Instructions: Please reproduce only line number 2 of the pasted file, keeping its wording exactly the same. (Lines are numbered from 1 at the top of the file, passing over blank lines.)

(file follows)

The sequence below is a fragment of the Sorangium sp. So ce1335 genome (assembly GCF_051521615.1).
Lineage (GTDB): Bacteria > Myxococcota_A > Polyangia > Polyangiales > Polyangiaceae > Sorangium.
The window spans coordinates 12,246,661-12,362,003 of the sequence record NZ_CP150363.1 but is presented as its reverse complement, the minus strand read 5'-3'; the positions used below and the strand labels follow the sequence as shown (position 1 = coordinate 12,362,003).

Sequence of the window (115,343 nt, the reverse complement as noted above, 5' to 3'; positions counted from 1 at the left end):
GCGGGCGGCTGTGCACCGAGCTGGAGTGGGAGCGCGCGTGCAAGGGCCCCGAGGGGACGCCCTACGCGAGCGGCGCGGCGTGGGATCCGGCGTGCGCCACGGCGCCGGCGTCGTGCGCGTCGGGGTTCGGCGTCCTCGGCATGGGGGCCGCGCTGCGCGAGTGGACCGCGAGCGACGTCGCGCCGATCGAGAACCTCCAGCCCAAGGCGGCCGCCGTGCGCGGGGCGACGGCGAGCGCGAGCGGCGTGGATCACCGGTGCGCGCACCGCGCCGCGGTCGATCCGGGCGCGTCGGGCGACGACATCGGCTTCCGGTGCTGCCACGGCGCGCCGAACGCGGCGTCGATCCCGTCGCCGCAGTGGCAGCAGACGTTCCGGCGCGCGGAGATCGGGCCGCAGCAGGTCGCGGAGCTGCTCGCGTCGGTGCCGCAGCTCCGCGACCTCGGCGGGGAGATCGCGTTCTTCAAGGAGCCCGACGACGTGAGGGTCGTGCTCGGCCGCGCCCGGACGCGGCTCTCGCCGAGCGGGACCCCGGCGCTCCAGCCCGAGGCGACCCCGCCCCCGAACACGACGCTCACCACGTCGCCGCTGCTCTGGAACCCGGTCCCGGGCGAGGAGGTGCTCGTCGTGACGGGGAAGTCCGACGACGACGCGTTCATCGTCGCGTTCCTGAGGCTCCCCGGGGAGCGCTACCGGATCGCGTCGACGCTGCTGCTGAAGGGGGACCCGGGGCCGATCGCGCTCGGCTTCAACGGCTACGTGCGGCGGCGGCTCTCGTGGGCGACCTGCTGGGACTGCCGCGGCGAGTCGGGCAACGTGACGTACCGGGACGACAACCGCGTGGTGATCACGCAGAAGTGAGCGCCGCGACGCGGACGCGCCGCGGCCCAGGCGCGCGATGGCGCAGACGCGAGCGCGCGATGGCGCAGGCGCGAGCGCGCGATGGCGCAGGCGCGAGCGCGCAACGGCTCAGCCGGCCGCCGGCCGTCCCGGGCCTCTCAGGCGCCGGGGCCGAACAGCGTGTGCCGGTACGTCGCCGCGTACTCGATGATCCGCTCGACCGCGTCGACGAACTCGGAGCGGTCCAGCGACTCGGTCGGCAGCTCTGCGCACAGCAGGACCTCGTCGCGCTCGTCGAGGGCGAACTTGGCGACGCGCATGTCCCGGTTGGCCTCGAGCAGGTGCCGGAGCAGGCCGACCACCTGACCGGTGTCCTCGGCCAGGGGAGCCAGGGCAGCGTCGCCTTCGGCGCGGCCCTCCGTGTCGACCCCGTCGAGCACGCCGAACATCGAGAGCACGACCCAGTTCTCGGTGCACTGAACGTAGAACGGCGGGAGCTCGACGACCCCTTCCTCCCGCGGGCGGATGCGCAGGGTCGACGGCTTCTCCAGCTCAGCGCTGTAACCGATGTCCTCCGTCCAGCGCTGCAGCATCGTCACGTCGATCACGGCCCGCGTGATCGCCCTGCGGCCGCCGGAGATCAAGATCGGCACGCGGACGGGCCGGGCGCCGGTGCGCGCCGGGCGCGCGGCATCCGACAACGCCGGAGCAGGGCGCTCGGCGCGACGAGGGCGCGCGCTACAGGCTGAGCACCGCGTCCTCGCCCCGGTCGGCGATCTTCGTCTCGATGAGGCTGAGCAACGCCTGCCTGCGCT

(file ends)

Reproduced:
Lineage (GTDB): Bacteria > Myxococcota_A > Polyangia > Polyangiales > Polyangiaceae > Sorangium.